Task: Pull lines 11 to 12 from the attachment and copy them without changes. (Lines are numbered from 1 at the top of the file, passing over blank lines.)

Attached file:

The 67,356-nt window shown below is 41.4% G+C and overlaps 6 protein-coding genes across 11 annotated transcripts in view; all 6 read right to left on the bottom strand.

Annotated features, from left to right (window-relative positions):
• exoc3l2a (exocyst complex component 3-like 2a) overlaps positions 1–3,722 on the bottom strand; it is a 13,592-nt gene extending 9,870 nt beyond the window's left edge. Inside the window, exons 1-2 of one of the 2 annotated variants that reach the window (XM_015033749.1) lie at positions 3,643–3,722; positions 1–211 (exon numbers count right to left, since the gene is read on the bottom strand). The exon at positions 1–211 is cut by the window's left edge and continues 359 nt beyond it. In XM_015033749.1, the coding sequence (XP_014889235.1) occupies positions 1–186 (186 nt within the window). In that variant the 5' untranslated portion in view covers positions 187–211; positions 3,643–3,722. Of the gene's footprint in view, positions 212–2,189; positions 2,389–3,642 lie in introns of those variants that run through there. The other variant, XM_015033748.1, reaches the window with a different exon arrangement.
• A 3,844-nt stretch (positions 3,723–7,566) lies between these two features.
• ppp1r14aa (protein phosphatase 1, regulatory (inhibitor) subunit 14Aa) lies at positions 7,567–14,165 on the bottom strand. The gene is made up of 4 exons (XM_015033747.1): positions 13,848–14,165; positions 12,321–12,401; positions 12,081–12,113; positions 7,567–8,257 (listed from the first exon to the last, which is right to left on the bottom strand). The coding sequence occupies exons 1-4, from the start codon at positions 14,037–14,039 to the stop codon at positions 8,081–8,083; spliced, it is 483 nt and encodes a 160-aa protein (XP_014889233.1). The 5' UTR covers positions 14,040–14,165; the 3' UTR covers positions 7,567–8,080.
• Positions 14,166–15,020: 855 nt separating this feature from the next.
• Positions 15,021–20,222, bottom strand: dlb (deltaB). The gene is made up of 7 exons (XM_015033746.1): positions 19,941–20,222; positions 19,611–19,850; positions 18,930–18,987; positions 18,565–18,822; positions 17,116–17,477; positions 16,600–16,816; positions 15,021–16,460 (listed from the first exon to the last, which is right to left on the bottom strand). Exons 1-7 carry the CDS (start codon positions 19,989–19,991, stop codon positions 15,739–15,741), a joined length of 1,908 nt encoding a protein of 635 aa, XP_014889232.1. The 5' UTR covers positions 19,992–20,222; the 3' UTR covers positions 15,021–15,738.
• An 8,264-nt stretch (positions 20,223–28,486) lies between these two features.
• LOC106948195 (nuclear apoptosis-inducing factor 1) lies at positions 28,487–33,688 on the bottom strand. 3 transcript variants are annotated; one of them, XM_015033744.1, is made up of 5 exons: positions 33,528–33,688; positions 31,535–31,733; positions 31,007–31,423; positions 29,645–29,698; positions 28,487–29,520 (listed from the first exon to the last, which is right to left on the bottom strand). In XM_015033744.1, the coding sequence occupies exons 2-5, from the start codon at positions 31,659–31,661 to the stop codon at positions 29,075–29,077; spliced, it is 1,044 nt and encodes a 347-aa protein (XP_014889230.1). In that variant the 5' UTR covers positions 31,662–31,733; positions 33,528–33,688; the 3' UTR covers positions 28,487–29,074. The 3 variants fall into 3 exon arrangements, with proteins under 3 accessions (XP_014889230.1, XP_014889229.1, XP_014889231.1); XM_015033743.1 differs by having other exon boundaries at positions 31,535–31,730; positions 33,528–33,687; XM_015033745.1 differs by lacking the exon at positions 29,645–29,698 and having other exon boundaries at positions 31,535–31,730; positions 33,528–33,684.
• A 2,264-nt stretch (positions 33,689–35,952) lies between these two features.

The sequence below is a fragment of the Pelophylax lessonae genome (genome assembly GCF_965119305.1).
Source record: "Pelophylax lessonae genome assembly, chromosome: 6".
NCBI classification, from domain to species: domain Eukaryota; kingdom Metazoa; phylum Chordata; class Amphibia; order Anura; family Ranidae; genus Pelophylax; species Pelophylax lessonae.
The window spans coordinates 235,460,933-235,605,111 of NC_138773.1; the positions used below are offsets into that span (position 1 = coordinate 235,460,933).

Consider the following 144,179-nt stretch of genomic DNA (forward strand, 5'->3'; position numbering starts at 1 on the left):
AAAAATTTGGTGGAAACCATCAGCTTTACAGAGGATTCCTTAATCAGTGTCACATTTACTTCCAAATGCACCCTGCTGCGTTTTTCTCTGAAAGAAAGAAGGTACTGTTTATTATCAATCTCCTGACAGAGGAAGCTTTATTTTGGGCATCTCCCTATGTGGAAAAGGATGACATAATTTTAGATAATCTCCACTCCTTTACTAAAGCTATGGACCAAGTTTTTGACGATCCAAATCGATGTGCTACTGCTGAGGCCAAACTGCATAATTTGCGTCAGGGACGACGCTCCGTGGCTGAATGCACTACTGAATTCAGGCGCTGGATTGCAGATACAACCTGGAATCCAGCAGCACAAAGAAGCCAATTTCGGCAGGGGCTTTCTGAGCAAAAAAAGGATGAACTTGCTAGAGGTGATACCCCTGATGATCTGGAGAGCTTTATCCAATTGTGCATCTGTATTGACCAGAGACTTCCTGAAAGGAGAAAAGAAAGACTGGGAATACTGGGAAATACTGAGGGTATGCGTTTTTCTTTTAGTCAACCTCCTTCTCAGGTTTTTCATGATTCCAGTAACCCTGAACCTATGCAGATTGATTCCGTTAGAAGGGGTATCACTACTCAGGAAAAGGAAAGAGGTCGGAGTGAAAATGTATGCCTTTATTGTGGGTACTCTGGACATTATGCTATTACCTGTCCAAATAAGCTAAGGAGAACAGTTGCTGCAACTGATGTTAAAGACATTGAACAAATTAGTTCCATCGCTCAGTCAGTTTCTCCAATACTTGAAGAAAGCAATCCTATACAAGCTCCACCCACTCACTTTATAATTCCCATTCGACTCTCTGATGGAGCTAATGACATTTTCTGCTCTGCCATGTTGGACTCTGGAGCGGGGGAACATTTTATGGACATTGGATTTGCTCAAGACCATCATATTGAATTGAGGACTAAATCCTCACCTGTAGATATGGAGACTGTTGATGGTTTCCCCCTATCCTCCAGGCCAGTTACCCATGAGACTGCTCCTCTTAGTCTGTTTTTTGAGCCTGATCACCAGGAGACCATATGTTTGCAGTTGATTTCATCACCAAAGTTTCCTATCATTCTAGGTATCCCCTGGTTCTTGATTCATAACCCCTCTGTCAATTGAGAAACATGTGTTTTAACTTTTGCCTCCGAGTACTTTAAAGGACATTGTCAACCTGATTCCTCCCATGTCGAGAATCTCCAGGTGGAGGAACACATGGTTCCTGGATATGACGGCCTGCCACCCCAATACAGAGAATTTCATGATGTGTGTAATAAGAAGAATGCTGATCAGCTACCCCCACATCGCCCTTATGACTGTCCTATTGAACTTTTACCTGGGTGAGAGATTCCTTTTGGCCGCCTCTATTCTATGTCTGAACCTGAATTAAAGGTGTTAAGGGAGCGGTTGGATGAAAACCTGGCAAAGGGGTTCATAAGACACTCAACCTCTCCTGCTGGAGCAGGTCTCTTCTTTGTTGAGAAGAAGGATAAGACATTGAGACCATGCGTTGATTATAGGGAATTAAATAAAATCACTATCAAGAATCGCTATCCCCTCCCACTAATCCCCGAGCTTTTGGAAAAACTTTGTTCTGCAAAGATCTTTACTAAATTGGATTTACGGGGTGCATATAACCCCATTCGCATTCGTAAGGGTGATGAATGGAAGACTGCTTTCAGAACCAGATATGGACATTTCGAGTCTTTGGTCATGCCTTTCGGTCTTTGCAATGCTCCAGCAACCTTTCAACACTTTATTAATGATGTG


The sequence below is a fragment of the Pelophylax lessonae genome (genome assembly GCF_965119305.1).
Source record: "Pelophylax lessonae genome assembly, chromosome: 6".